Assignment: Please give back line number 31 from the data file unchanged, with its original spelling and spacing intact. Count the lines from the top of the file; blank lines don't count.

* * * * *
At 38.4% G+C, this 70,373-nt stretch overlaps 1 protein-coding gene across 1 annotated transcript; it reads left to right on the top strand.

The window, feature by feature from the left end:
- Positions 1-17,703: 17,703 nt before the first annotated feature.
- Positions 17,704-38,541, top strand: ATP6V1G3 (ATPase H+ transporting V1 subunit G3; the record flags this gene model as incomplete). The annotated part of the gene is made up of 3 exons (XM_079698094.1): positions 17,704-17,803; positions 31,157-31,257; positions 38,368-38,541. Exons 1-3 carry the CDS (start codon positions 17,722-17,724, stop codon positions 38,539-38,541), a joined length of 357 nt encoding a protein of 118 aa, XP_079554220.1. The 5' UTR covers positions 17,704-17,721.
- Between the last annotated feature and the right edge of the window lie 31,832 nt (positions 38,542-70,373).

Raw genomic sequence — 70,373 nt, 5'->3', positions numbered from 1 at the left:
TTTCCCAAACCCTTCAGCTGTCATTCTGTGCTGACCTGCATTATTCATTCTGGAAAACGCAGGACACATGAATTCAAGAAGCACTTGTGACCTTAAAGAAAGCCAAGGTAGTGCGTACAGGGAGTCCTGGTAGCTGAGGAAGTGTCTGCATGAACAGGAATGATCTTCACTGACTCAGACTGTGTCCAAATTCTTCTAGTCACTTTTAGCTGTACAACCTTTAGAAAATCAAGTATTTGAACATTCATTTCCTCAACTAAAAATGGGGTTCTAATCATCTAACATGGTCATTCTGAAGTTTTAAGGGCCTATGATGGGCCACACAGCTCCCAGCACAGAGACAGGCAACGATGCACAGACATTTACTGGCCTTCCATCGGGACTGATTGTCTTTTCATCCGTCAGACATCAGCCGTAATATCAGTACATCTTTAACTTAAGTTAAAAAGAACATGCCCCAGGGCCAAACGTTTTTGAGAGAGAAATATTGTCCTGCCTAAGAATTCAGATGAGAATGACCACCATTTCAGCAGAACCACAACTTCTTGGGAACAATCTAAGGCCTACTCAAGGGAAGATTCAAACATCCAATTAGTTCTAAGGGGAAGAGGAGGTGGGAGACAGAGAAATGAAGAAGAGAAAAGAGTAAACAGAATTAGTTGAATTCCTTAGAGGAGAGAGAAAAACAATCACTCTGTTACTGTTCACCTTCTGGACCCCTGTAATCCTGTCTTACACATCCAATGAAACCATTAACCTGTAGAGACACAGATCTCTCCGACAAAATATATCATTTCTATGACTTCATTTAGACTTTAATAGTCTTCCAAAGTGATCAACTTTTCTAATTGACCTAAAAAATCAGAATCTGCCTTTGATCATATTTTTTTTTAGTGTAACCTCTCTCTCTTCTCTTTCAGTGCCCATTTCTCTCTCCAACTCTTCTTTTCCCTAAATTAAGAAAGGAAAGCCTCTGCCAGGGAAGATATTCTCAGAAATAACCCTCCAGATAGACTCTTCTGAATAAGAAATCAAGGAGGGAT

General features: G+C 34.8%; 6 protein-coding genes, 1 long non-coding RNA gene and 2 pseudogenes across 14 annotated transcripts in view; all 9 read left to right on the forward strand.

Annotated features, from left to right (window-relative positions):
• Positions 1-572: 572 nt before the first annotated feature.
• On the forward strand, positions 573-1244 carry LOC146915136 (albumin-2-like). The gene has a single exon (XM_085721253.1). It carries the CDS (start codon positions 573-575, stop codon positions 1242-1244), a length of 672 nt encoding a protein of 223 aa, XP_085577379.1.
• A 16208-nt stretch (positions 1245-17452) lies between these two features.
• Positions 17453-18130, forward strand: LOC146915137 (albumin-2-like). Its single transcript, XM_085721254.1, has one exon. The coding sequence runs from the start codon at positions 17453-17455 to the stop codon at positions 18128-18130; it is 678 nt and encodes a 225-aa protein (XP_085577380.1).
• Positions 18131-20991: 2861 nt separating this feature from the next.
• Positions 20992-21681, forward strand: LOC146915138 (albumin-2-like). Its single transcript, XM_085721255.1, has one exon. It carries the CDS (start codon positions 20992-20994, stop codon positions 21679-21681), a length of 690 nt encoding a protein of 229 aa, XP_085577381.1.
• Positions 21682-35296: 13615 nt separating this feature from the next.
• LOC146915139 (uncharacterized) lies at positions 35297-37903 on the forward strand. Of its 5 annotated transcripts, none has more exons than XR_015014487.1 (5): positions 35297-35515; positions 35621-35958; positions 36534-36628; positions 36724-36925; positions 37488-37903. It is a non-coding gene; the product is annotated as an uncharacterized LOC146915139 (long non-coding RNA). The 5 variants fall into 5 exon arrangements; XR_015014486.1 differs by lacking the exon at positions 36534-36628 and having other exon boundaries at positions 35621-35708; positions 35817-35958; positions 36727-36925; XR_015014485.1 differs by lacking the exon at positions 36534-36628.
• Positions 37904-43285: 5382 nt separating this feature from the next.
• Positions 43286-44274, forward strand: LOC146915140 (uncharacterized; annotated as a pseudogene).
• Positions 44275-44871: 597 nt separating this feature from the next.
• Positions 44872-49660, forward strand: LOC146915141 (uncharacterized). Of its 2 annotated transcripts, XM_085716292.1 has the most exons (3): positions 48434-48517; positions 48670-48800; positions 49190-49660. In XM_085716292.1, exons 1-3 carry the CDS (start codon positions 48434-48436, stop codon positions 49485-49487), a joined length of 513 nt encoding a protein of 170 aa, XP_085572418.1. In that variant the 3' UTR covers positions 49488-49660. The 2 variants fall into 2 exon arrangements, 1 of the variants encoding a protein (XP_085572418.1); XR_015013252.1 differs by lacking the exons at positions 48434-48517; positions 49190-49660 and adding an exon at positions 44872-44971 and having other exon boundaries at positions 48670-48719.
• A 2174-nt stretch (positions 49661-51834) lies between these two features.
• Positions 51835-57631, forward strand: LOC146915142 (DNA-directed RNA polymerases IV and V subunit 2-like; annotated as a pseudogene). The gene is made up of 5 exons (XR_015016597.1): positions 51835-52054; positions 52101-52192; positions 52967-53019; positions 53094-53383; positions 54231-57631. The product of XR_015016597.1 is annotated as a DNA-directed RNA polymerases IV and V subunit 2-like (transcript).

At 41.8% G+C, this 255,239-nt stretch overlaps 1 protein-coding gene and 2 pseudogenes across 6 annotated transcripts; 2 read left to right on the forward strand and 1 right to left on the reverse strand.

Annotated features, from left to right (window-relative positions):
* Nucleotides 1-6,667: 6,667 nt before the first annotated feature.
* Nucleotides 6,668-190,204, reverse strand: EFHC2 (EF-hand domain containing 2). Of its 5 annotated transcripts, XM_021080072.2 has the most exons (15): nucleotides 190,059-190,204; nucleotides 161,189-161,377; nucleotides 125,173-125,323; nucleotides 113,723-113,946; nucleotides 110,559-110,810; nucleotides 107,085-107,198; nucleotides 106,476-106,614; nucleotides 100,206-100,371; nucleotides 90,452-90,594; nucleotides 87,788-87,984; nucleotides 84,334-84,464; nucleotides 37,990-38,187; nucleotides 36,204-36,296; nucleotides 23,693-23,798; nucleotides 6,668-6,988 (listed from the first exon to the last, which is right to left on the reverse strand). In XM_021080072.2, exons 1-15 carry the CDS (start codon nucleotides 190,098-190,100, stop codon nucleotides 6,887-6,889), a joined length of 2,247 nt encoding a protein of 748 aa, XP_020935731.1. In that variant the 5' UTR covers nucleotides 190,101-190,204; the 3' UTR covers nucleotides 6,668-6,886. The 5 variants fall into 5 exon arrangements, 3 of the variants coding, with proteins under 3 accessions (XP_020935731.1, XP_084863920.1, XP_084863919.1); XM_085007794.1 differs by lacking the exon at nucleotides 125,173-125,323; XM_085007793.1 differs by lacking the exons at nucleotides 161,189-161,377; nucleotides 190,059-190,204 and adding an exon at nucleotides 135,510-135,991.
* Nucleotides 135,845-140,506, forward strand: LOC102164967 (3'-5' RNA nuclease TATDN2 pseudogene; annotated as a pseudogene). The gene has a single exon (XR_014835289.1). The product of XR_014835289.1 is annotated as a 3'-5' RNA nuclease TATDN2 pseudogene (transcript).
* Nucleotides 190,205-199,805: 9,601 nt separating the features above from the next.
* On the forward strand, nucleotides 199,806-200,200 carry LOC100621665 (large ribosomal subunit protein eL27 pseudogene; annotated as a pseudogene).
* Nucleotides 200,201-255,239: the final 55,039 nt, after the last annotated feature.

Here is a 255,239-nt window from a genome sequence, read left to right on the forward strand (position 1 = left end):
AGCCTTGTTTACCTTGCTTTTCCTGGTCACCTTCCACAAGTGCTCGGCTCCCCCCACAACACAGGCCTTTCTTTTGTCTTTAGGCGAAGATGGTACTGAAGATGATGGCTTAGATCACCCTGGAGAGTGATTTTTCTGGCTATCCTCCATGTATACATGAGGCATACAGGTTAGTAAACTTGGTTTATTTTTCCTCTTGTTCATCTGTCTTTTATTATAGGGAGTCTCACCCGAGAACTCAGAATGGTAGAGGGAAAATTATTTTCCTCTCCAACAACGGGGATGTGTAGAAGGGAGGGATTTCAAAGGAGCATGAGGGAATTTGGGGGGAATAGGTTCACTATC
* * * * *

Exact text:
* Nucleotides 200,201-255,239: the final 55,039 nt, after the last annotated feature.